Some of the promising therapeutics in these trials are studies targeting α-synuclein reduction, involving both immunotherapy (BIIB054 & Prasinezumab) and small molecule inhibitors of α-synuclein aggregation (Mannitol & ENT-01). Some of the trials on symptom relief agents, include APL-130277, a sublingual film of apomorphine, and the Accordion Pill of carbidopa/levodopa in a gastric-retentive dosage form that uses biodegradable polymeric films to load the drug which is then folded into an undulated shape and then placed inside a capsule. Gene therapies aiming to deliver genes for biosynthetic enzymes to enable substantia nigra pars compacta to synthesis dopamine such as VY-AADC01 and OXB-102 are also ongoing.
Finally, some of the promising phase 3 disease-modifying therapy trials include evaluations of Exenatide, a glucagon-like peptide 1 receptor (GLP-1R) agonist, and Memantine, an N-methyl-D-aspartate (NMDA) receptor antagonist, which is being evaluated for its ability to inhibit α-synuclein cell-cell transmission.
Spatial transcriptomics and Parkinson’s Disease
The rapidly evolving field of spatial transcriptomics is enabling researchers to link differentially expressed genes to tissue structure and cell location which is critical for understanding cell-cell interactions and functions in the context of tissue. NanoString’s GeoMx® Digital Spatial Profiler (DSP) can spatially resolve gene and protein expression patterns and at the same time quantify location in a specific population of cells or tissue regions across many samples. Expression levels can be read out using the nCounter® Analysis System or via NGS using an Illumina sequencer. The nCounter Analysis System can quantify differential gene expression changes for up to 800 targets for a given sample without any conversion of mRNA to cDNA.
Further, a panel of genes analyzed can be preselected based on the application or disease area of interest. For example, the nCounter Neuropathology Panel contains genes involved in the six fundamental themes of neurodegeneration: neurotransmission, neuron-glia interaction, neuroplasticity, cell structure integrity, neuroinflammation, and metabolism, and could be used in research Parkinson’s Disease pathology and treatment.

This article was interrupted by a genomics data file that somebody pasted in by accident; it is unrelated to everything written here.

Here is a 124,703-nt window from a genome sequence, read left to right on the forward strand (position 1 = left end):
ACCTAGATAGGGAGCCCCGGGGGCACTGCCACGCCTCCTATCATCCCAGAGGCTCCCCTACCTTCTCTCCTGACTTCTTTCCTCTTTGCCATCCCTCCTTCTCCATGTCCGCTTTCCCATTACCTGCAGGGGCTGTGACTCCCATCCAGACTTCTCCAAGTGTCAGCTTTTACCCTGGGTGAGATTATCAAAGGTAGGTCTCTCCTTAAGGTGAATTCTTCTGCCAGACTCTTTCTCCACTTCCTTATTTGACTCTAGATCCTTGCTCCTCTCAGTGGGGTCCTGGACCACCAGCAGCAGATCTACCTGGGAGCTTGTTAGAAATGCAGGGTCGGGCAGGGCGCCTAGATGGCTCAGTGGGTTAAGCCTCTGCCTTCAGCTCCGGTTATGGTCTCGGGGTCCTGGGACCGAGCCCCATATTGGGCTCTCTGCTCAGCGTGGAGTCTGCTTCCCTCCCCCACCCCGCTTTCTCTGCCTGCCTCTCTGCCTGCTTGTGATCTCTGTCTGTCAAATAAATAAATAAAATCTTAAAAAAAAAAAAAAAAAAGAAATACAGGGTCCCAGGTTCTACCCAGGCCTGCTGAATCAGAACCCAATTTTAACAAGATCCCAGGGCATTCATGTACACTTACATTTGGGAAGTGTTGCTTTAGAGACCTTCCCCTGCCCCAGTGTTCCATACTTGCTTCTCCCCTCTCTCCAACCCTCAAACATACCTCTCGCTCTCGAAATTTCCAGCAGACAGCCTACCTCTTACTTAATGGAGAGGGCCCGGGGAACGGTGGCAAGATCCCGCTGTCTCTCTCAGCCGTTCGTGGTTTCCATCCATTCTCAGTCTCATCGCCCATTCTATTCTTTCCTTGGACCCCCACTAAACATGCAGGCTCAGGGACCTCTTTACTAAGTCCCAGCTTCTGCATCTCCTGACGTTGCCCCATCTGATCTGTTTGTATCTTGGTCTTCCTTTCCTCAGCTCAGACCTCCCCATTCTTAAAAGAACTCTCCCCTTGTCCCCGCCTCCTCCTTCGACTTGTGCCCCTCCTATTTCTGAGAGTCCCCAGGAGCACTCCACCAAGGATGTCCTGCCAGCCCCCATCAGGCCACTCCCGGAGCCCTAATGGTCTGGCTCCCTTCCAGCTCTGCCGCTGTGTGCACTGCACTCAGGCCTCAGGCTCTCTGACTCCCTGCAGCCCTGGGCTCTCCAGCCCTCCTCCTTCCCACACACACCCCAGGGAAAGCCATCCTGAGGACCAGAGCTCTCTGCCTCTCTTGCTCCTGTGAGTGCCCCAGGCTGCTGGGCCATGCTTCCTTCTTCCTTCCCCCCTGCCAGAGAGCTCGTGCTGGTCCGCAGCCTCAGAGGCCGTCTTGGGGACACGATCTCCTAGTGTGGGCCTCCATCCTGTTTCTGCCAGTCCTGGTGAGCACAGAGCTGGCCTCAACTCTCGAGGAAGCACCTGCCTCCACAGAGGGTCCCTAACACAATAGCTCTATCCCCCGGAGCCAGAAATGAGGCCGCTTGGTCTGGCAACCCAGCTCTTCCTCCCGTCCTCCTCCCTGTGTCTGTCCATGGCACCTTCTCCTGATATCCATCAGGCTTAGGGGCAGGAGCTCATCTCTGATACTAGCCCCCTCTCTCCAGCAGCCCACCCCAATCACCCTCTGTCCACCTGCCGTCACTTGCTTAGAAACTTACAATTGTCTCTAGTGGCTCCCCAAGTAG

On the spatial biology front, the GeoMx Human Whole Transcriptome Atlas (GeoMx Hu WTA) could provide an opportunity for measuring 18,000+ protein-encoding genes in tissue sections, across different brain regions or ages, and map where disease-related changes in expression occur, uncovering new pathways that could be explored as therapeutic targets for PD.
Spatial transcriptomics can address some of the problems faced in unraveling the molecular mechanism of PD as well as therapeutic targets. This approach is far more informative than studying the whole tissue, particularly in the brain, where different pathologies affect a specific subset of cells.
One of the major challenges has been the early detection of PD due to the lack of a robust clinical biomarker. An accurate biomarker is urgently required so that prevention is possible before the occurrence of irreversible brain damage. Under these circumstances, GeoMx DSP can help identify potential biomarkers and therapeutics for PD.
As an example, a study by Liu et al. screened for altered gene expression associated with PD in erythrocytes of patients using GeoMx. A significant reduction in mRNA expression of the gene CHCHD2 was observed in the erythrocytes. Since erythrocytes are also easily accessible through liquid biopsy, it makes CHCHD2 a promising early diagnostic marker of PD6.
Another challenge to PD studies has been exploring stem cells as a therapeutic agent. These studies often show a lack of correlation between the in vitro and in vivo behavior of the stem cells most likely due to a difference in the microenvironment. Application of the GeoMx DSP system in this manner may help develop stem cell therapies by shedding light on understanding the surrounding environment of the stem cell and the cell-cell interactions.
- Radhakrishnan DM, Goyal V. Parkinson’s disease: A review. Neurol India. 2018 Mar-Apr;66(Supplement):S26-S35.
- Mahul-Mellier AL, Burtscher J, Maharjan N et al. The process of Lewy body formation, rather than simply α-synuclein fibrillization, is one of the major drivers of neurodegeneration. Proc Natl Acad Sci U S A. 2020 Mar 3;117(9):4971-4982.
- Puspita, L.; Chung, S.Y.; Shim, J.W. Oxidative stress and cellular pathologies in Parkinson’s disease. Mol. Brain2017, 10, 53.
- Poewe W., Antonini A. Novel formulations and modes of delivery of levodopa. Mov Disord 2015;30:114-20.
- McFarthing K, Buff S, Rafaloff G, et al. Parkinson’s Disease Drug Therapies in the Clinical Trial Pipeline: 2020. J Parkinsons Dis. 2020;10(3):757-774.
- Liu, Xiaodan et al. “Reduced erythrocytic CHCHD2 mRNA is associated with brain pathology of Parkinson’s disease.” Acta neuropathologica communications vol. 9,1 37. 8 Mar. 2021